When we talk about brave men and women, we think of our military, police, and firefighters on a regular basis, and for good reason. However, we tend not to think about Emergency Medical Technicians.
In fairness, much of the time their work, while vital, isn’t what most folks consider “risky.” However, it’s also important to remember that these men and women are more than willing to put their lives on the line to save others. That was clear during the Parkland shooting when EMTs were more than willing to rush into a building with an active shooter present in hopes of saving some of those kids. Law enforcement on the scene wouldn’t allow it.
Inside Marjory Stoneman Douglas High children lay dying. Outside, the Coral Springs deputy fire chief repeatedly asked a Broward sheriff’s commander for permission to send his medics inside the school but was rebuffed.
“The incident commander advised me: ‘She would have to check,’” Deputy Chief Michael McNally wrote in a report released Thursday by the Coral Springs-Parkland Fire Department.
At the time, the shooter had not been caught, creating a dangerous situation for all but a handful of specially trained SWAT paramedics that already were inside.
But McNally kept asking for permission for additional medics, assigned to a Rescue Task Force, to go into rooms that had already been searched and found to be safe, to quickly extract and treat the wounded. Again he said he was told by the sheriff’s commander that she “would have to check before approving this request.”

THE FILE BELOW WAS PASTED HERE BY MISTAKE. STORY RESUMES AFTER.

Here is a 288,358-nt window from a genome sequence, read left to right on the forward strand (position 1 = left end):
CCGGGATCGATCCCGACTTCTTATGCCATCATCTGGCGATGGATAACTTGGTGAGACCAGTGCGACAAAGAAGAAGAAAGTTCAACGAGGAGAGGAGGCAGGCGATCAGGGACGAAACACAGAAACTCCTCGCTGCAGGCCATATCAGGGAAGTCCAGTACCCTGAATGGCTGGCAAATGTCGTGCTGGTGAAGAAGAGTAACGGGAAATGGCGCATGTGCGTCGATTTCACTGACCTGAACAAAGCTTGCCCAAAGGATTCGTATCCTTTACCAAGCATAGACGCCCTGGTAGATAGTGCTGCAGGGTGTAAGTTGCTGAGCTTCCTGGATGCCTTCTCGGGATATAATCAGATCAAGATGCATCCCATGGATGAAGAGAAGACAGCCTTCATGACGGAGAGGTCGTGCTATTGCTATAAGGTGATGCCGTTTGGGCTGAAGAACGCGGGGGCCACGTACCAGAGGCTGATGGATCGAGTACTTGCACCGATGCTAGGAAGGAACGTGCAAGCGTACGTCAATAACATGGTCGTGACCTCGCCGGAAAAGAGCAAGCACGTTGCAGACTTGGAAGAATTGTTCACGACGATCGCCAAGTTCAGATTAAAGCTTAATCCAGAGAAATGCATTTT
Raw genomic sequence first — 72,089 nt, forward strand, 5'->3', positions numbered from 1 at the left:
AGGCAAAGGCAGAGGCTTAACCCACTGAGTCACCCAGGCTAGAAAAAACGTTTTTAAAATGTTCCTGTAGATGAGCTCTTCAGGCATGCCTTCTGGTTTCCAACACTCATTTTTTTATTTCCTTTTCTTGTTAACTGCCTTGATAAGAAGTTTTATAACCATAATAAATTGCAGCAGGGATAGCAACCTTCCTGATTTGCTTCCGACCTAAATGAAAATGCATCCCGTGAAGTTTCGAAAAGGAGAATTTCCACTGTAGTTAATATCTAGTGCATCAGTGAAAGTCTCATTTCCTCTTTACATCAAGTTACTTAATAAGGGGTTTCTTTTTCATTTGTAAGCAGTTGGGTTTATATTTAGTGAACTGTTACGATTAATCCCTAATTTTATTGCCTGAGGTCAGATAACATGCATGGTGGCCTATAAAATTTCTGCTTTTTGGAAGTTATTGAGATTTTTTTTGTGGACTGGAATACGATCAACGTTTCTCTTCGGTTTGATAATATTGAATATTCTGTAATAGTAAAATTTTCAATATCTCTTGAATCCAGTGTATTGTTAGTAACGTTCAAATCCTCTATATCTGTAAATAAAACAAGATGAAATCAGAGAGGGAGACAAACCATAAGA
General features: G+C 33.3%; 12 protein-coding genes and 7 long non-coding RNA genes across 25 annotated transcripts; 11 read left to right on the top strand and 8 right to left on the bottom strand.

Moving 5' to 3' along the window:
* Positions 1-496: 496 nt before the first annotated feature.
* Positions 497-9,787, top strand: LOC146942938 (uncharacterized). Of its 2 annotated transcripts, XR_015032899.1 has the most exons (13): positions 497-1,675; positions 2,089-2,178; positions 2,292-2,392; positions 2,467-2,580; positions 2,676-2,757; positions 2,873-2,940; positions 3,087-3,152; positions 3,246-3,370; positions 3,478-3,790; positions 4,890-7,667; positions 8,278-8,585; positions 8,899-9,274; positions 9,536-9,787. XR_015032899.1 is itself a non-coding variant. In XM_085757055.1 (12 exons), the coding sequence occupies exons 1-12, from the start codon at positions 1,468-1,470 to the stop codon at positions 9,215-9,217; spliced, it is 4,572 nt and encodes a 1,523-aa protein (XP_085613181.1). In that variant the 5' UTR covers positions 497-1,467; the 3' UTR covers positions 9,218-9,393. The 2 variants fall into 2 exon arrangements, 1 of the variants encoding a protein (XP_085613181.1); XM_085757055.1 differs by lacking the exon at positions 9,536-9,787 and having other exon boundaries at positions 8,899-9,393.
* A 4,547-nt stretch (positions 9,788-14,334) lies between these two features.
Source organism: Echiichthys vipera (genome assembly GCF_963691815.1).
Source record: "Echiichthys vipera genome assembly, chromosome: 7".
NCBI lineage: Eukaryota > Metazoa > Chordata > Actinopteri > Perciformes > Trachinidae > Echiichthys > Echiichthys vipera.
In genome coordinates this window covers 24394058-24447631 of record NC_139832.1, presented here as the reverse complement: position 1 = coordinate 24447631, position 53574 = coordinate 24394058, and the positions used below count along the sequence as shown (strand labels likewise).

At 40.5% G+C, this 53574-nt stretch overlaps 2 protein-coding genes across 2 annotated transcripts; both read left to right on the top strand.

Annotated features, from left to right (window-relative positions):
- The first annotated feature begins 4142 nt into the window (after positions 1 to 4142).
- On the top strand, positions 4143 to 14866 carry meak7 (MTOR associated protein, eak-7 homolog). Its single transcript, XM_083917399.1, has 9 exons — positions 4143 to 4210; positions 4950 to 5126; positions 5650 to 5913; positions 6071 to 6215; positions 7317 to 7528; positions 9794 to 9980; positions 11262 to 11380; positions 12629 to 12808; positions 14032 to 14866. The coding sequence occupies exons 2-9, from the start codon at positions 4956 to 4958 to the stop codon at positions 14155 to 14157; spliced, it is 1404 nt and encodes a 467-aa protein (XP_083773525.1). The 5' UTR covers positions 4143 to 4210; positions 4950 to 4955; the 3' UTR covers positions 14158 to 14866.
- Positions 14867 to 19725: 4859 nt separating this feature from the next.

Even after authorities saw delayed surveillance footage showing the shooter had fled the building, those Coral Springs fire-rescue forces were not permitted in. By the time the whole building was deemed safe for them to enter, there was no need — everyone had already been brought out by police or was dead.
Reports of paramedics being kept, for their safety, from entering the school are another in a long line of miscues and missed opportunities in the Valentine’s Day tragedy that left 17 dead. The FBI and the Broward Sheriff’s Office had warnings before the shooting that the gunman, a troubled 19-year-old Nikolas Cruz, could shoot up a school but failed to intervene. An armed sheriff’s deputy based at the school took cover outside instead of storming the building to confront Cruz. And school officials and mental health counselors failed to hospitalize him for psychiatric treatment, despite serious concerns about his stability and his obsession with guns.
For the record, I find it interesting that the EMTs were willing to enter the building, but the school resource officer charged with protecting those children wouldn’t.
But enough about him.
It’s not unusual for the authorities to keep medical personnel out of high-risk situations for various reasons, which makes sense. The last thing you want to do is give a bad guy more targets or even potential hostages. However, this was taken to a ridiculous extreme by not allowing EMTs to enter the building after they knew the risk had passed.
How many of those kids could have been saved if they’d gotten treatment a little bit earlier? The truth is, we’ll never really know, but I can’t help but think it would be at least a handful.
Meanwhile, these are the same authorities who have been blaming guns and the NRA for the loss of life at Marjory Stoneman Douglas High School. Funny how every time we learn something new, it’s about how they managed to cost people lives. Tell me again, how is the NRA responsible?
Oh yeah, it’s not.